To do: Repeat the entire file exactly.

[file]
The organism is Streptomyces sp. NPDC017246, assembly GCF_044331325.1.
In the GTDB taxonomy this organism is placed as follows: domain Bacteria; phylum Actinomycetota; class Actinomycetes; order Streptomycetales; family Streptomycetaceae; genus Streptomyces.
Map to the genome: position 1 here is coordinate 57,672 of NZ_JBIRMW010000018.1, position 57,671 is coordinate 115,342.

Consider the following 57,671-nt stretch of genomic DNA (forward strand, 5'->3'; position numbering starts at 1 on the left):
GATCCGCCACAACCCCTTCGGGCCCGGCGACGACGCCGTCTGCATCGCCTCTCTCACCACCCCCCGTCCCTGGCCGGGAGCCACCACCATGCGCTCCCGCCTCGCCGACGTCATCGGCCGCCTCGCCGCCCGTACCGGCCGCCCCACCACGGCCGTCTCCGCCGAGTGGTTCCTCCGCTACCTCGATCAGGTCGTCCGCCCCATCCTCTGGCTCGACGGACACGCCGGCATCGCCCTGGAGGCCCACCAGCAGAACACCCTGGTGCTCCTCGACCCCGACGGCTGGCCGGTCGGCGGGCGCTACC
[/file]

The organism is Streptomyces sp. NPDC017246, assembly GCF_044331325.1.
In the GTDB taxonomy this organism is placed as follows: domain Bacteria; phylum Actinomycetota; class Actinomycetes; order Streptomycetales; family Streptomycetaceae; genus Streptomyces.
Map to the genome: position 1 here is coordinate 57,672 of NZ_JBIRMW010000018.1, position 57,671 is coordinate 115,342.

Consider the following 57,671-nt stretch of genomic DNA (forward strand, 5'->3'; position numbering starts at 1 on the left):
GATCCGCCACAACCCCTTCGGGCCCGGCGACGACGCCGTCTGCATCGCCTCTCTCACCACCCCCCGTCCCTGGCCGGGAGCCACCACCATGCGCTCCCGCCTCGCCGACGTCATCGGCCGCCTCGCCGCCCGTACCGGCCGCCCCACCACGGCCGTCTCCGCCGAGTGGTTCCTCCGCTACCTCGATCAGGTCGTCCGCCCCATCCTCTGGCTCGACGGACACGCCGGCATCGCCCTGGAGGCCCACCAGCAGAACACCCTGGTGCTCCTCGACCCCGACGGCTGGCCGGTCGGCGGGCGCTACC